We in the Urban Solutions program at NRDC were in Paris to watch the COP21 agreement happen, and we were part of the effort by cities to help nations and regions lead on climate. Now, with President Trump’s decision to reverse our nation’s commitments to this historic agreement, we turn to cities and localities once again.
Mayors across the nation today are pledging to stand up on the international stage to keep the goals of the historic Paris climate agreement alive, marking an unusual shift in traditional boundaries perhaps but one that is increasingly called for in this time of urgent need on behalf of the planet and its people.
New Orleans Mayor Mitch Landrieu, representing the U.S. Conference of Mayors in a call with reporters today, put it this way: “The federal government has decided to go ‘America Only,’ but the mayors of America are here to say that in partnership with the private sector and communities across the country, it doesn’t mean that America as a nation will follow the lead of President Trump. As a matter of fact, we will do what we have to on our own to make sure that we protect jobs, protect our national security, and protect the environment—all of which we think fold hand in hand with each other.”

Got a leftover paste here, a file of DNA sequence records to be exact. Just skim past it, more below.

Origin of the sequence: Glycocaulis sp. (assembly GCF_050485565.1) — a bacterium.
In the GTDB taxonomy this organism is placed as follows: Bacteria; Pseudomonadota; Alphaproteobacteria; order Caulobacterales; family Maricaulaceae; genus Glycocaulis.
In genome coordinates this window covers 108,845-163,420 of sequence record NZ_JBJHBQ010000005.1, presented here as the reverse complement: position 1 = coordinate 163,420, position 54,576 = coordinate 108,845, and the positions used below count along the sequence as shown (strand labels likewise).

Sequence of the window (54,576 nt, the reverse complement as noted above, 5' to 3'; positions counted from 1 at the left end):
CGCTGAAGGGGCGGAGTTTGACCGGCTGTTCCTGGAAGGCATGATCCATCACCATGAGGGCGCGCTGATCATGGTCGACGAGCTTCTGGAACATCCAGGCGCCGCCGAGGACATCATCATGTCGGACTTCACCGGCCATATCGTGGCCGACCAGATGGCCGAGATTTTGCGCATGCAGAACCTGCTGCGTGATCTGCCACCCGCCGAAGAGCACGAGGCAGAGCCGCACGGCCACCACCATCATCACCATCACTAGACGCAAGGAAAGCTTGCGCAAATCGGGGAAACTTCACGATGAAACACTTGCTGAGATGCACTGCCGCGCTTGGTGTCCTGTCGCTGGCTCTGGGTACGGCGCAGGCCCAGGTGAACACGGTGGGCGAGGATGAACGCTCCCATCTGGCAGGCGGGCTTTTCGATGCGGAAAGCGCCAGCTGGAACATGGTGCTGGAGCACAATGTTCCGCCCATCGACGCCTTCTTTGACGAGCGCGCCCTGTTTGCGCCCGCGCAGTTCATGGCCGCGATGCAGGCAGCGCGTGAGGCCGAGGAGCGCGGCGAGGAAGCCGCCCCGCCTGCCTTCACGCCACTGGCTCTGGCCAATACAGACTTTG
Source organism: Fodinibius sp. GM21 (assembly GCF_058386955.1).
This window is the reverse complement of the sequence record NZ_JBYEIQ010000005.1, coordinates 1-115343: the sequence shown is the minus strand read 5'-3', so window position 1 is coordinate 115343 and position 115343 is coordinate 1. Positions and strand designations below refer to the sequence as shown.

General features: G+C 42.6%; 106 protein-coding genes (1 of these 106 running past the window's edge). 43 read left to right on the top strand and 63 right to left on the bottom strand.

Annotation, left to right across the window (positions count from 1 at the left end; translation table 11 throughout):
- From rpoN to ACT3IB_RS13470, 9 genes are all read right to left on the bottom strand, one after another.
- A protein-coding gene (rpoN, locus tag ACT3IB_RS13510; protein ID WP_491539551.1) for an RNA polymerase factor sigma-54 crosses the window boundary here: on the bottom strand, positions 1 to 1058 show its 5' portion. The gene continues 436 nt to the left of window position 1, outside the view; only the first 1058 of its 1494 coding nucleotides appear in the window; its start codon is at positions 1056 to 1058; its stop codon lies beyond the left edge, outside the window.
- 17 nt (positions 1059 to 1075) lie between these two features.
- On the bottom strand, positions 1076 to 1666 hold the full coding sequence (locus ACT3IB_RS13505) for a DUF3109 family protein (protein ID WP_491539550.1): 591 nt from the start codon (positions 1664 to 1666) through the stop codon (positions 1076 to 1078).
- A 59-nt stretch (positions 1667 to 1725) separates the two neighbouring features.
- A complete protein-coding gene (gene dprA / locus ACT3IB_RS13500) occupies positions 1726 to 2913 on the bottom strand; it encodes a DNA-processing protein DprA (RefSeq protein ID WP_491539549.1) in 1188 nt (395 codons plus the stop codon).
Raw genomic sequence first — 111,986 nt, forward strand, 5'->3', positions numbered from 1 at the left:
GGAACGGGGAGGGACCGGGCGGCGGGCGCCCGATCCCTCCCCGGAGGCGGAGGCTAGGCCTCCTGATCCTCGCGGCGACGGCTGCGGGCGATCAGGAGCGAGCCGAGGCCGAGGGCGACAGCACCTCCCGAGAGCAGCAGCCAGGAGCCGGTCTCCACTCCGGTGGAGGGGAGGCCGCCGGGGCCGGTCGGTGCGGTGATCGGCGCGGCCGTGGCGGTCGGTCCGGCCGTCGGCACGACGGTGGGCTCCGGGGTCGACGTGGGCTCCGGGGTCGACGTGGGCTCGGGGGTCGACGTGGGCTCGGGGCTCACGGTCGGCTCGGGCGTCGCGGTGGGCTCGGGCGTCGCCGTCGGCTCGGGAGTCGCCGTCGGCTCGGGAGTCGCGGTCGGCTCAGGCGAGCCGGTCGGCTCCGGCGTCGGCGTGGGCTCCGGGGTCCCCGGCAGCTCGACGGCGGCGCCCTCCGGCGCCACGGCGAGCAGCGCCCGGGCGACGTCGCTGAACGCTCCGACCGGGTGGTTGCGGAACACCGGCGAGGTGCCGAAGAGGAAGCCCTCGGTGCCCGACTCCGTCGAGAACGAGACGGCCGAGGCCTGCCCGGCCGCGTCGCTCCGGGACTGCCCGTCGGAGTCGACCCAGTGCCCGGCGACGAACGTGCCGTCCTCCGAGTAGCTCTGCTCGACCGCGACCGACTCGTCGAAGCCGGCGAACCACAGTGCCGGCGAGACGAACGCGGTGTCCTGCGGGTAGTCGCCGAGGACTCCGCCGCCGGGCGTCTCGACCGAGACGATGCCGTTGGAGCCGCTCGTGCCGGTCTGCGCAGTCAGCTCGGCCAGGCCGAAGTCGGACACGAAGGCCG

As I said in Paris in 2015, we were deluged with example after example of mayors breaking through bureaucracy and bypassing national or state roadblocks to make progress on reducing dangerous carbon pollution—refusing to sit back in anticipation of higher action.
Our cities and regions have adopted green building codes, massively cut energy waste from buildings, moved to clean energy sources, invested in bicycle, electric vehicle and transit infrastructure, and integrated the idea of resiliency into capital investment decisions. But most of all, they have made the effort to put people first in the climate equation—a major tenet of our work at NRDC.
President Trump’s decision does just the opposite—by putting outdated priorities and corporate interests above the public good, and that includes not only better health, clean water and air, and resiliency, but jobs and economic prosperity:
The decision by the president to withdraw from the historic Paris climate accord is deeply misguided. But it is one that will live in history as the administration’s own, not that of local leaders who will continue to work tirelessly to uphold the agreement’s principles. The nation’s cities and regions see the future as a place of opportunity for clean energy, energy and technology innovation, and infrastructure that works to make us resilient in the face of climate change effects. With them, we will speak out and continue to work on behalf of the Paris agreement.
Read more of NRDC's response to the White House announcement from our president, Rhea Suh, here.